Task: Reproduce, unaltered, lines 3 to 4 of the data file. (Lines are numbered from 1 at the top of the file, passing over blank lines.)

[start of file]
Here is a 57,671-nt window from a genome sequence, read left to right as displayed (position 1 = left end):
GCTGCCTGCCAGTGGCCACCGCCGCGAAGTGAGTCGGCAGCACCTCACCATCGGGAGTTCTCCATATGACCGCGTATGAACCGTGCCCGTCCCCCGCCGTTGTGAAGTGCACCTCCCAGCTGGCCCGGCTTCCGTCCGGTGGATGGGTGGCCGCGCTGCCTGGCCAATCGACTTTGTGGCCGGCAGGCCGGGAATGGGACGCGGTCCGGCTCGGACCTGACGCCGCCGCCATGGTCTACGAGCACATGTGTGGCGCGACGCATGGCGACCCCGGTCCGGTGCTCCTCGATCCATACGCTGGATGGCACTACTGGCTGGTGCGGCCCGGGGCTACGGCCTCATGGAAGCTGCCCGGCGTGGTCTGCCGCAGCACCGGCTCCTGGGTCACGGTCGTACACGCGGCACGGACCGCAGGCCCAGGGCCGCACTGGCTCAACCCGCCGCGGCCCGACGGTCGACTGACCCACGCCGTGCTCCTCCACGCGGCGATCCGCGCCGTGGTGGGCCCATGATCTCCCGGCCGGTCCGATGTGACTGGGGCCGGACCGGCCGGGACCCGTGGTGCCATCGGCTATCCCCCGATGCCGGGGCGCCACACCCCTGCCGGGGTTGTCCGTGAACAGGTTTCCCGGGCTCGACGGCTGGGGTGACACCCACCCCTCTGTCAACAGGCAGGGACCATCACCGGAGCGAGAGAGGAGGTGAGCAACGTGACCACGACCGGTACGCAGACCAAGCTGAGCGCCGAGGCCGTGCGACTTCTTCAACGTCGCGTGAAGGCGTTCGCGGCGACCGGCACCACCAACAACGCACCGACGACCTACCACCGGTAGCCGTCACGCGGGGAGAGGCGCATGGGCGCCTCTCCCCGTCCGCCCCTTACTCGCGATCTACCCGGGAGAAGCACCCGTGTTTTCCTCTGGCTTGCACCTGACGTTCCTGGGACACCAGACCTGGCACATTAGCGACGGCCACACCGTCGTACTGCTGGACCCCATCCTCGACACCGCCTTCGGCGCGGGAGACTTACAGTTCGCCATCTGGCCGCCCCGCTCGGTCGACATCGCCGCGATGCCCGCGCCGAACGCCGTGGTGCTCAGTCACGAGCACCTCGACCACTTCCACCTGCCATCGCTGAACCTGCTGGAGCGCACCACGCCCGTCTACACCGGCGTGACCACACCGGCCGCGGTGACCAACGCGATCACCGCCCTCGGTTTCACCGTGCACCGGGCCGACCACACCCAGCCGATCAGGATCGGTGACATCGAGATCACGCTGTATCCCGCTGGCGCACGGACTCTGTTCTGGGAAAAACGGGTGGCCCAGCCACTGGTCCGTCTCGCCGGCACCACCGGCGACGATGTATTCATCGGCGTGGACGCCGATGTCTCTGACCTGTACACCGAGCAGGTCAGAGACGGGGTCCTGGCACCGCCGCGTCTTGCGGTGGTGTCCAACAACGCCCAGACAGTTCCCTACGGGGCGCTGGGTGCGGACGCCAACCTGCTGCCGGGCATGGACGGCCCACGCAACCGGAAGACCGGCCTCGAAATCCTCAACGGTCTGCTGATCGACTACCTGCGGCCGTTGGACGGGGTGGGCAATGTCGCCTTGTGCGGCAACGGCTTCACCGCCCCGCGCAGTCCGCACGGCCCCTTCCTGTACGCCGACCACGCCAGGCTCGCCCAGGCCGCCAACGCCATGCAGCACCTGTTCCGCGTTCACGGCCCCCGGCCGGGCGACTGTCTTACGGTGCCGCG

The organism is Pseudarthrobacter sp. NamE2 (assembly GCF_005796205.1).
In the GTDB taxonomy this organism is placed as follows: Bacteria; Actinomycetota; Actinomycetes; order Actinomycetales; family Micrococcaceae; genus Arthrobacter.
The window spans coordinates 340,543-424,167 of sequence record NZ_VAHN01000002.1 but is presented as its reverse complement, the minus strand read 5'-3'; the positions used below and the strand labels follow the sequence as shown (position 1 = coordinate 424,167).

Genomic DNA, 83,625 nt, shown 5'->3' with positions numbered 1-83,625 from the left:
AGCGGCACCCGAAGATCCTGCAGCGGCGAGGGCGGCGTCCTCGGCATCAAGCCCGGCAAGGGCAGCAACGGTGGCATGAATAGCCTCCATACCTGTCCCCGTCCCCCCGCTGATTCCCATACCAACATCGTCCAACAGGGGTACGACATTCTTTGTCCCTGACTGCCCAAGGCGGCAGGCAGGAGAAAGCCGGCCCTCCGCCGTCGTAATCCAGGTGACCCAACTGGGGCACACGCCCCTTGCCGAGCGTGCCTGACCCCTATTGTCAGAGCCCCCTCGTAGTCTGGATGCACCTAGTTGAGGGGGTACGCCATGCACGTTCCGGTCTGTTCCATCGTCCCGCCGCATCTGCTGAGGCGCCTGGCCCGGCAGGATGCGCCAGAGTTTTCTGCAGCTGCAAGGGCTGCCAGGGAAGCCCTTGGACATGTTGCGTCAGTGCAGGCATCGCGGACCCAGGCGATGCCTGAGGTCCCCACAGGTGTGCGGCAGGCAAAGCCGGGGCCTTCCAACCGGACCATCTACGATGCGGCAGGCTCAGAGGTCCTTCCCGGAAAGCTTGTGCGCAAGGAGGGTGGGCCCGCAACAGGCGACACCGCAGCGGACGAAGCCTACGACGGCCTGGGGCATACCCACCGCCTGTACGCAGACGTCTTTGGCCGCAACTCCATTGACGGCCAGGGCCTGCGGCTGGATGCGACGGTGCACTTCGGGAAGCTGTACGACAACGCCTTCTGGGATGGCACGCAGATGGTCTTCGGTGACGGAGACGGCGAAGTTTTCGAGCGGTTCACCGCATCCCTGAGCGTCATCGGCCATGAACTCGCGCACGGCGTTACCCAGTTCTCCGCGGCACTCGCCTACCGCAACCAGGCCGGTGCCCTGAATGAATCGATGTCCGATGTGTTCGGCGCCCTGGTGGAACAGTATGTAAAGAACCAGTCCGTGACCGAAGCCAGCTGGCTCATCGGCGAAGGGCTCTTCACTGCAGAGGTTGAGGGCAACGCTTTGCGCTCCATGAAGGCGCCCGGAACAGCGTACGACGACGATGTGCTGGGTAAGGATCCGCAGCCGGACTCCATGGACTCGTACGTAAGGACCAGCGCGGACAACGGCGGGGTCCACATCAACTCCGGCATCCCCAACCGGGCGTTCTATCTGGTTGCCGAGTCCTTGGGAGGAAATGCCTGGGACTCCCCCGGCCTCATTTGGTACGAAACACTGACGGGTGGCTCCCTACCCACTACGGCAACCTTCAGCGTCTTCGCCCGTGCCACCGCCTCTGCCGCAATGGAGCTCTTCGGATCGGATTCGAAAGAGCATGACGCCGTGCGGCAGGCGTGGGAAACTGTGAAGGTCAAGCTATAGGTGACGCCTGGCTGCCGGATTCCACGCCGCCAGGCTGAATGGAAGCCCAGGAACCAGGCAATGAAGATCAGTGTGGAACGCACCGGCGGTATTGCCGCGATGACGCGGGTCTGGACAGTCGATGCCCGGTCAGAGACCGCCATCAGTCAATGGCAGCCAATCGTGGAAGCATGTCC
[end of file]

The organism is Pseudarthrobacter sp. NamE2 (assembly GCF_005796205.1).
In the GTDB taxonomy this organism is placed as follows: Bacteria; Actinomycetota; Actinomycetes; order Actinomycetales; family Micrococcaceae; genus Arthrobacter.